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Mersal 

Director: Atlee
Cast: Vijay, Samantha Ruth Prabhu, Nithya Menen, Kajal Aggarwal, Sathyaraj
Vijay fans must be very happy.

There are three Vijays in his new film, all shaped, contoured and moulded into red-hot come-see-about-me avatars. So, three stars for the eminently enjoyable new Vijay starrer — one each for the three roles that the superstar embraces like lovers who won’t be parted till kingdom come. Or apocalypse dodged.

Indeed, Vijay’s self-love is celebrated by the rest of the besotted smitten cast who in true Tamil-Telugu tradition of hero-worship keep anointing eulogizing, glorifying and iconising the super-hero to a point where no criticism is permissible or even plausible.

While the entire vast cast that includes three lovely leading ladies (all three so serene and surrounding in a haze of idolatry numbness), can’t stop singing Vijay’s praise, he himself seems to be a fan of the legendary M.G. Ramachandran. How do we know? He has MGR’s pictures on the wall and he even visits a theatre showing an MGR film.

Jayalalithaji — God bless her departed soul — would have surely approved of this, Vijay’s most fiercely political statement to date.

A simmering discontent runs through “Mersal”, cutting through the action-driven entertainment that Vijay’s devotees expect, and get. A piercing scream of protest punctuated by tender bouts of songs and poetry when A.R. Rahman takes over for a bit. Plus, a surprisingly sermon-free diatribe on medical negligence in our country, last seen in Hrishikesh Mukherjee’s “Anand” and “Bemisal”.

Director Atlee fashions a furious fusion of headlines and fantasy accentuating Vijay’s star power with an acumen and alacrity that the Rajinikanth starrer “Kabali” achieved lately.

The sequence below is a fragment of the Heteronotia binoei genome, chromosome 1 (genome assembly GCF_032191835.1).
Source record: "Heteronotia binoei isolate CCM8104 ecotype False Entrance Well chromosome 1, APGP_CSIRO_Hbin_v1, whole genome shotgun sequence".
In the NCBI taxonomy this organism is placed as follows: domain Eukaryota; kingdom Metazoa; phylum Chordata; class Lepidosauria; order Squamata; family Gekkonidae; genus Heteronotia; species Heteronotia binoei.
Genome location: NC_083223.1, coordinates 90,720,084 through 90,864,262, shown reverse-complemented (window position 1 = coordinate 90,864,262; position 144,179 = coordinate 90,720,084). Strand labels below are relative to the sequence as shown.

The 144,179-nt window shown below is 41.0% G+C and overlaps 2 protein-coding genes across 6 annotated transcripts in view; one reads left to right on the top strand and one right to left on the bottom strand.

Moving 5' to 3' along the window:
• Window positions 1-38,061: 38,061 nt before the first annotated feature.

Indeed, Rajiniknath and now Vijay are the two inheritors of the Tamil political cinema that MGR patented in his hey-days. In “Mersal”, Vijay takes on healthcare with a blood-thirsty vengeance. There are aggressive contemptuous references to the establishment’s failure to provide medical facilities for the poor and needy.

And we have Vijay wagging his disapproving finger at the Prime Minister with the words — and I translate poorly — “In Singapore, the ill get free treatment although they charge 7 per cent GST, whereas in India they charge 29 per cent GST and still don’t provide free healthcare.” It takes guts for a matinee idol to talk politics.

Not that “Mersal” is submerged in its own political virtuousness. Not at all! It is remarkable how rapidly the narrative moves through the lacquered lives of three Vijays, their loves and lies, grunts and sighs are all recorded with a reverberant triumph culminating in a feverish finish that would leave the matinee idol’s fans craving for more.

And even if you are not a Vijay fan, “Mersal” won’t leave you wondering what all the fuss is about.

(source: Economic Times)
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